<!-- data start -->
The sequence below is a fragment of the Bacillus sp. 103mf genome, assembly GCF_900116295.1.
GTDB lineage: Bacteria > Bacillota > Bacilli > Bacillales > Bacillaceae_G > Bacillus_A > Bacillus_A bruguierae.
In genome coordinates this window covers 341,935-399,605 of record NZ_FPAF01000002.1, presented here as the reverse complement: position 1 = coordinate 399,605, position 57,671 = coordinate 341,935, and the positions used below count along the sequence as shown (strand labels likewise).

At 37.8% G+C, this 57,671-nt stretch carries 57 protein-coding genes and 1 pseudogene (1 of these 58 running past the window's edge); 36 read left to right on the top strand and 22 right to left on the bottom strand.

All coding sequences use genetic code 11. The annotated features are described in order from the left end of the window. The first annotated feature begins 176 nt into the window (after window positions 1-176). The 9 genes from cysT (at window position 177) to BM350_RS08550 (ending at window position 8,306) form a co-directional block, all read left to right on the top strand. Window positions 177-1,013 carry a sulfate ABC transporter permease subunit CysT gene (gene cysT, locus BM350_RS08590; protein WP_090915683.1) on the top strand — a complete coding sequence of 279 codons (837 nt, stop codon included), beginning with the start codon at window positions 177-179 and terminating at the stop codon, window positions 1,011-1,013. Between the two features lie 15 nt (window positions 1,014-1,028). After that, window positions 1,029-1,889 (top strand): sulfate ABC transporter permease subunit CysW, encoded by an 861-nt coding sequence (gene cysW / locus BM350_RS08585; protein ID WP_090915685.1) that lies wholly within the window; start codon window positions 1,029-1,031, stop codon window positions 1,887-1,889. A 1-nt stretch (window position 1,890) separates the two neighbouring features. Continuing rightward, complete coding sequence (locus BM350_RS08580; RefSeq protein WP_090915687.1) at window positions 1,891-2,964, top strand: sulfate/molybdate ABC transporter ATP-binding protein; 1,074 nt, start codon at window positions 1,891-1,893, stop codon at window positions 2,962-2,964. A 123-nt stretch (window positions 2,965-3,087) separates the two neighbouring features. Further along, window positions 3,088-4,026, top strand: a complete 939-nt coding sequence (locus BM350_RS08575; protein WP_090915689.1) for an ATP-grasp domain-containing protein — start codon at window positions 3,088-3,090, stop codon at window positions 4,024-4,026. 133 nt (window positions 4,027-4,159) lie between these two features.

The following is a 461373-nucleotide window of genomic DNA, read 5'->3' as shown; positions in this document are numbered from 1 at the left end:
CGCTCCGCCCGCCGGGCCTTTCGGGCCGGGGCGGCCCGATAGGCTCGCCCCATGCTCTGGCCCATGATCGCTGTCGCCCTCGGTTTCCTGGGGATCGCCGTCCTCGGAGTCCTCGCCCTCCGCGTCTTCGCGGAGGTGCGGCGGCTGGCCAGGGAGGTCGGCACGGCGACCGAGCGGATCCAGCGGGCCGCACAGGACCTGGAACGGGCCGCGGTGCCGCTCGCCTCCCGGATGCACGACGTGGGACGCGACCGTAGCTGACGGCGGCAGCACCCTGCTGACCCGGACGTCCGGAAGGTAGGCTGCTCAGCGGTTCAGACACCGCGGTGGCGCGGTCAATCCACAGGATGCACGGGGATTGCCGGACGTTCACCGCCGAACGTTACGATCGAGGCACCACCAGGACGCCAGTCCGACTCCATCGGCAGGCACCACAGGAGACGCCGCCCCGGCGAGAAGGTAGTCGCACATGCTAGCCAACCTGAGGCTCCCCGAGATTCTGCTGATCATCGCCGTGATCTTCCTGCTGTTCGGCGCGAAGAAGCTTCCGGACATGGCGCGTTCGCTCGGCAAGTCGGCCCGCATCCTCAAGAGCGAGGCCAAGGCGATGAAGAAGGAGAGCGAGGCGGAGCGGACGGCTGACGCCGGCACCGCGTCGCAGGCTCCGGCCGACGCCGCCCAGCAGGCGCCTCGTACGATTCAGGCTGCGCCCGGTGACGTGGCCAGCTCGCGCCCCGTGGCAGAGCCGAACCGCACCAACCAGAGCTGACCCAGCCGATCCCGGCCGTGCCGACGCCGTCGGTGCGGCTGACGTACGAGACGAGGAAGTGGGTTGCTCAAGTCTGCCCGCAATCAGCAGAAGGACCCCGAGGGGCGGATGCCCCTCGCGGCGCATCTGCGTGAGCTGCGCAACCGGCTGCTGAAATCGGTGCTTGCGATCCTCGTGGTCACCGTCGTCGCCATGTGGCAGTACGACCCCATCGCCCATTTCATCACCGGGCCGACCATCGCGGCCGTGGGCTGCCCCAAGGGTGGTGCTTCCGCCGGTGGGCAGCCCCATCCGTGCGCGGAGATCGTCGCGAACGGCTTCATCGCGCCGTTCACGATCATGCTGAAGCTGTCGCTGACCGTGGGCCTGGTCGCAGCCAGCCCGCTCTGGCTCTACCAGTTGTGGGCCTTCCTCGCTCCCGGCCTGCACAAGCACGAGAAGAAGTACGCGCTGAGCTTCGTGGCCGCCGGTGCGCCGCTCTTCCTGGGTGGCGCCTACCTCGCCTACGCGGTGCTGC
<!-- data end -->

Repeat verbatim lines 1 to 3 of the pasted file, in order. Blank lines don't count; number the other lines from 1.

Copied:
The sequence below is a fragment of the Bacillus sp. 103mf genome, assembly GCF_900116295.1.
GTDB lineage: Bacteria > Bacillota > Bacilli > Bacillales > Bacillaceae_G > Bacillus_A > Bacillus_A bruguierae.
In genome coordinates this window covers 341,935-399,605 of record NZ_FPAF01000002.1, presented here as the reverse complement: position 1 = coordinate 399,605, position 57,671 = coordinate 341,935, and the positions used below count along the sequence as shown (strand labels likewise).